Connects quickly, and no glitches with streaming audio. Call quality was clear, but didn’t show caller’s photo – which is a shame.
Doesn’t show album artwork – so no AVRCP 1.6 support.
I couldn’t get it to do a 30-second-skip using the steering wheel buttons. It is next/previous track or nothing.
Allows mirroring of a small number of apps onto the car’s main display. Android Auto is basically fine. It shows your GPS on the screen, and some other approved apps. Honestly, it isn’t much better than having your phone visible in a holder.
Because it needs a hardwired connection, you need to plug the phone into the car’s USB port. Sadly, this is very slow at charging. Annoying, because you’ll probably want a faster charger if you’re using GPS, streaming podcasts, etc.
Pretty shitty. If you’re using the car’s voice services, you’ll be continually frustrated. Slow and inaccurate.
Bargain basement GPS. It works, but you’ll probably want to use Google maps. There’s no live traffic in the Kia, updates to the maps are done yearly, and cost £25! WTF?
The one good thing is that it does show you the speed limit for the road you’re on.
Missing mobile app
In a major oversight, there’s no mobile services for the car. The Zoe’s app was utterly crap – but at least it allowed me to pre-heat the car on demand.
Hi Terence, we have no plans at this time to add UVO compatibility but can pass your feedback on to our product team.
— Kia UK (@KiaUK) September 25, 2018
That also means there’s no API – which is a crying shame.
There are a number of other curious omissions.
The reversing camera doesn’t show the direction of travel. A minor nit, but seems standard in all other vehicles.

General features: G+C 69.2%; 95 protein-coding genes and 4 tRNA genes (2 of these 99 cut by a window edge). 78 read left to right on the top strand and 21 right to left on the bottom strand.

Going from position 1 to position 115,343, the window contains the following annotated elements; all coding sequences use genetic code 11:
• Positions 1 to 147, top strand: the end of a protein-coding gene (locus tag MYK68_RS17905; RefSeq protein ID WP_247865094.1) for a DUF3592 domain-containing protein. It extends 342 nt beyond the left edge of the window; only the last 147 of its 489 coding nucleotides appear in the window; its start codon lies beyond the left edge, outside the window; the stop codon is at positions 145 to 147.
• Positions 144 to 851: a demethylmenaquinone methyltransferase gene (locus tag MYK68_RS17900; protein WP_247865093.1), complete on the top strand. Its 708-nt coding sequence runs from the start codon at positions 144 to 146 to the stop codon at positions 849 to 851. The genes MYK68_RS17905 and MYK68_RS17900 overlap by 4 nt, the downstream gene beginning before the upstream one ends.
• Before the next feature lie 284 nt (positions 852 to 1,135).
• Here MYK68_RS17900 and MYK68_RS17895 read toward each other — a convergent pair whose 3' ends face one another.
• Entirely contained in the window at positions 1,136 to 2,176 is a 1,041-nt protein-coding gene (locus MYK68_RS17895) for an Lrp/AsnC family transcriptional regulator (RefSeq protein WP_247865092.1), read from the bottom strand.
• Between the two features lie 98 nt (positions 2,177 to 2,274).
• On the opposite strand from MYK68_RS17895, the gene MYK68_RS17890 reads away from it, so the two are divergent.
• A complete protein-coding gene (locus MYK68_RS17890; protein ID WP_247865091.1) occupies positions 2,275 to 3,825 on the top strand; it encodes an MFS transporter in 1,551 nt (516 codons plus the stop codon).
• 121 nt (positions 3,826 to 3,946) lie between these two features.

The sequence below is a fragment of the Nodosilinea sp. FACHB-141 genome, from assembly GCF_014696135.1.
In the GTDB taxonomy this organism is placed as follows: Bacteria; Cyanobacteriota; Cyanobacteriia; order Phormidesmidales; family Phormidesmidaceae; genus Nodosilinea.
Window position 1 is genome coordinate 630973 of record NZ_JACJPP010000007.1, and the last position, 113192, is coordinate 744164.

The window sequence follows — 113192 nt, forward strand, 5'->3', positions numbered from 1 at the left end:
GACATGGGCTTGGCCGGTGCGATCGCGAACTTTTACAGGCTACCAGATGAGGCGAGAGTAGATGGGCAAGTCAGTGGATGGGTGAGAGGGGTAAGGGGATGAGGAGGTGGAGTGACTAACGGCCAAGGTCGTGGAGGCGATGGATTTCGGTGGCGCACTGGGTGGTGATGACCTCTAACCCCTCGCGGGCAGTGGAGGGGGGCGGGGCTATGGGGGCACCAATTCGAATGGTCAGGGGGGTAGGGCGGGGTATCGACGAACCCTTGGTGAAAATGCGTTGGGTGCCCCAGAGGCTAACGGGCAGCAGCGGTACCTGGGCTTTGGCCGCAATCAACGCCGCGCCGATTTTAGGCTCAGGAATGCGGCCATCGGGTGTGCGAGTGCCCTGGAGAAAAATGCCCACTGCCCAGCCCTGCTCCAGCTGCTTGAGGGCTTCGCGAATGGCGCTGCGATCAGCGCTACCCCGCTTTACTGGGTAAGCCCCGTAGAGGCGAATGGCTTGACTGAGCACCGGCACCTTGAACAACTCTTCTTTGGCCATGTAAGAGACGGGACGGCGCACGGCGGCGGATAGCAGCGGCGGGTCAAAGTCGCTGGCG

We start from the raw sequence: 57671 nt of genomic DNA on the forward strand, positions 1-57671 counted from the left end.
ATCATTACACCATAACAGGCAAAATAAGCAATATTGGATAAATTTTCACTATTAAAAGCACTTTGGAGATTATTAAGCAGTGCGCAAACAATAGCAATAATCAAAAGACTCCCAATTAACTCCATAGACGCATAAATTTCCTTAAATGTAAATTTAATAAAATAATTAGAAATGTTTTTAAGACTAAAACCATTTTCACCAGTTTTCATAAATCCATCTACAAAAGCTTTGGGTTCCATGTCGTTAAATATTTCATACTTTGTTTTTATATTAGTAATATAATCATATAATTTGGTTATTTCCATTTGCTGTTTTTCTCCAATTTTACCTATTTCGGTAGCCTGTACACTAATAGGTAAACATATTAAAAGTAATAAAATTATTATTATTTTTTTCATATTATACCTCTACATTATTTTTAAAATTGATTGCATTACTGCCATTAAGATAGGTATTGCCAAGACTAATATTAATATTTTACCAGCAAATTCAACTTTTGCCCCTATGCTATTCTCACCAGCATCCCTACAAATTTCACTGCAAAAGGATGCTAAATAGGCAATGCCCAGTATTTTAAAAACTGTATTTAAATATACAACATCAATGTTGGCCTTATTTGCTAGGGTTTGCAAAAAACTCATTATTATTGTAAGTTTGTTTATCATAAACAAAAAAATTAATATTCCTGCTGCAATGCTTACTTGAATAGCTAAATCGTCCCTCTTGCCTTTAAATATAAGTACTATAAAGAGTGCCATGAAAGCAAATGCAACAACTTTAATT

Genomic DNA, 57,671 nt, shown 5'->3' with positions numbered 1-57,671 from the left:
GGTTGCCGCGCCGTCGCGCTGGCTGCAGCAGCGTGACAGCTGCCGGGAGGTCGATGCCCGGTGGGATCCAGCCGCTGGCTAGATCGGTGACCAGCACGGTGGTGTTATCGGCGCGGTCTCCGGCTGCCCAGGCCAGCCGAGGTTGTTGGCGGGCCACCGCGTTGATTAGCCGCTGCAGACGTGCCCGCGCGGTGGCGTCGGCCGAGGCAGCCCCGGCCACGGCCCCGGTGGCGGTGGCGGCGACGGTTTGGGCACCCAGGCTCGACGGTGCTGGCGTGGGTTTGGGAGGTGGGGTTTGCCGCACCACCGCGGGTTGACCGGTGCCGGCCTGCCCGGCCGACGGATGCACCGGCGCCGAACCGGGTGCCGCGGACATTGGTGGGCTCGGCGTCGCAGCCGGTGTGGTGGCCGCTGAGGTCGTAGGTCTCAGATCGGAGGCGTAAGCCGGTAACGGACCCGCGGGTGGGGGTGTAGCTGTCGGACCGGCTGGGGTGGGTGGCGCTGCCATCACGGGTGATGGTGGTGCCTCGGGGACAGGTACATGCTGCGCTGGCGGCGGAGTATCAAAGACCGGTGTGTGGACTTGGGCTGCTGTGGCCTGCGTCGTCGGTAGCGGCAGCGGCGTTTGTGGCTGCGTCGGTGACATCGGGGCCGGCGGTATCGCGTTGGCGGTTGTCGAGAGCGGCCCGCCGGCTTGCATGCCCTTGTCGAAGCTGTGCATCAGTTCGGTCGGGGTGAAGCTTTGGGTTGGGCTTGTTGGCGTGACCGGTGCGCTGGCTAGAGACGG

No way to default the speed limiter or cruise control. I make heavy use of the speed limiter and I have to activate the function ever time I start the car. Why can’t it remember my preferences?
Windscreen wipers aren’t automatic. The lights are, but the wipers really should be too.
The car has two “cigar socket” chargers – with variable power outputs – in the front.
The rear has a single socket.
A mixed bag. The rapid charger is ChaDeMo – rather than the more modern CCS. A bit annoying, depending on which rapids you usually attend.
The slow charger is similarly outdated – it’s type 1 rather than the type 2 found on every other car. You can buy adapters, but it’s a shame that Kia haven’t modernised their charging ports.
The car comes with a standard 3-pin 240V charger, and a type 1 to type 2 Mennekes cable – so you’ll be able to charge it at most public charge points.
This review may seem fairly negative – but I’ve deliberately focussed on what annoys me.
I pay £215 per month for this car – and I reckon that’s a very fair price. This is obviously the last production run for this version of the Kia Soul EV. I expect future ones will have more modern charging options.
The in-car touchscreen is about as bad as any other modern car. Slow and janky. But car manufacturers just aren’t interested in investing in better systems.
You’re better off getting a decent Android phone and using that rather than the built-in services.
It’s a good little car, the tech is basically adequate for a modern vehicle – but nothing too exciting.